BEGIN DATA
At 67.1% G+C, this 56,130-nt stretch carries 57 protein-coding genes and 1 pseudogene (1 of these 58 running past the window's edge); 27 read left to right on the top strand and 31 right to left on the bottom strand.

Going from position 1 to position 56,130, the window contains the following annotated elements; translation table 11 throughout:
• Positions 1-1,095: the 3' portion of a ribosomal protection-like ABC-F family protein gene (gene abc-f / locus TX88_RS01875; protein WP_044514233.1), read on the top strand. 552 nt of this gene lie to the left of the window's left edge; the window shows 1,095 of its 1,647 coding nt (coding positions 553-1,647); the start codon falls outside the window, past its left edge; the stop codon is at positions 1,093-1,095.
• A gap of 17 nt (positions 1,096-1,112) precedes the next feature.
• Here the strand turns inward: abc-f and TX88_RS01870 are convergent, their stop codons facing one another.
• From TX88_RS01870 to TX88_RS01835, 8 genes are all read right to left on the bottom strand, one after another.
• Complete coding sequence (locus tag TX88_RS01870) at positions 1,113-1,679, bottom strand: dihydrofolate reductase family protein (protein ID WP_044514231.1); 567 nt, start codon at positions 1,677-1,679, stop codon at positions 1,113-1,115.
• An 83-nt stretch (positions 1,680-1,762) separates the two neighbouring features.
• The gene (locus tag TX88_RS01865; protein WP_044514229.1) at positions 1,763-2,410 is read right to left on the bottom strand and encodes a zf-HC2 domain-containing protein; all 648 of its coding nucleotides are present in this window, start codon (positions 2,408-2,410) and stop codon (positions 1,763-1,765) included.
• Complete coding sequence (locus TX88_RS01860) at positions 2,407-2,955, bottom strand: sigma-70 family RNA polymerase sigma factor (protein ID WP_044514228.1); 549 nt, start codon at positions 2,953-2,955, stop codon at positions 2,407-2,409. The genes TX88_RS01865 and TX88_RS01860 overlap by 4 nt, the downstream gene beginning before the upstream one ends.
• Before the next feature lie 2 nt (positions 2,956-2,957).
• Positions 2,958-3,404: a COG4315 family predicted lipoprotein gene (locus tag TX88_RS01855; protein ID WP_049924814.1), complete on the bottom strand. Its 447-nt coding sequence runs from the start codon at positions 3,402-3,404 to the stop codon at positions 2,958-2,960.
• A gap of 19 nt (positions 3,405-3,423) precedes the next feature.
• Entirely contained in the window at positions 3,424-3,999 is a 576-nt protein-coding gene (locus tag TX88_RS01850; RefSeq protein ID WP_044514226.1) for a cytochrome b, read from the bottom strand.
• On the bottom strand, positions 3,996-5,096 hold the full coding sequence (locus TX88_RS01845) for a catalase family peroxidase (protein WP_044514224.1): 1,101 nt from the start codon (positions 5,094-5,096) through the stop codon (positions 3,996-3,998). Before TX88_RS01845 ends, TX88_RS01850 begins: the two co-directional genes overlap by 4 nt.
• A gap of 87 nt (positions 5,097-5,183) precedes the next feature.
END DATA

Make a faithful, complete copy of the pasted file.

At 67.1% G+C, this 56,130-nt stretch carries 57 protein-coding genes and 1 pseudogene (1 of these 58 running past the window's edge); 27 read left to right on the top strand and 31 right to left on the bottom strand.

Going from position 1 to position 56,130, the window contains the following annotated elements; translation table 11 throughout:
• Positions 1-1,095: the 3' portion of a ribosomal protection-like ABC-F family protein gene (gene abc-f / locus TX88_RS01875; protein WP_044514233.1), read on the top strand. 552 nt of this gene lie to the left of the window's left edge; the window shows 1,095 of its 1,647 coding nt (coding positions 553-1,647); the start codon falls outside the window, past its left edge; the stop codon is at positions 1,093-1,095.
• A gap of 17 nt (positions 1,096-1,112) precedes the next feature.
• Here the strand turns inward: abc-f and TX88_RS01870 are convergent, their stop codons facing one another.
• From TX88_RS01870 to TX88_RS01835, 8 genes are all read right to left on the bottom strand, one after another.
• Complete coding sequence (locus tag TX88_RS01870) at positions 1,113-1,679, bottom strand: dihydrofolate reductase family protein (protein ID WP_044514231.1); 567 nt, start codon at positions 1,677-1,679, stop codon at positions 1,113-1,115.
• An 83-nt stretch (positions 1,680-1,762) separates the two neighbouring features.
• The gene (locus tag TX88_RS01865; protein WP_044514229.1) at positions 1,763-2,410 is read right to left on the bottom strand and encodes a zf-HC2 domain-containing protein; all 648 of its coding nucleotides are present in this window, start codon (positions 2,408-2,410) and stop codon (positions 1,763-1,765) included.
• Complete coding sequence (locus TX88_RS01860) at positions 2,407-2,955, bottom strand: sigma-70 family RNA polymerase sigma factor (protein ID WP_044514228.1); 549 nt, start codon at positions 2,953-2,955, stop codon at positions 2,407-2,409. The genes TX88_RS01865 and TX88_RS01860 overlap by 4 nt, the downstream gene beginning before the upstream one ends.
• Before the next feature lie 2 nt (positions 2,956-2,957).
• Positions 2,958-3,404: a COG4315 family predicted lipoprotein gene (locus tag TX88_RS01855; protein ID WP_049924814.1), complete on the bottom strand. Its 447-nt coding sequence runs from the start codon at positions 3,402-3,404 to the stop codon at positions 2,958-2,960.
• A gap of 19 nt (positions 3,405-3,423) precedes the next feature.
• Entirely contained in the window at positions 3,424-3,999 is a 576-nt protein-coding gene (locus tag TX88_RS01850; RefSeq protein ID WP_044514226.1) for a cytochrome b, read from the bottom strand.
• On the bottom strand, positions 3,996-5,096 hold the full coding sequence (locus TX88_RS01845) for a catalase family peroxidase (protein WP_044514224.1): 1,101 nt from the start codon (positions 5,094-5,096) through the stop codon (positions 3,996-3,998). Before TX88_RS01845 ends, TX88_RS01850 begins: the two co-directional genes overlap by 4 nt.
• A gap of 87 nt (positions 5,097-5,183) precedes the next feature.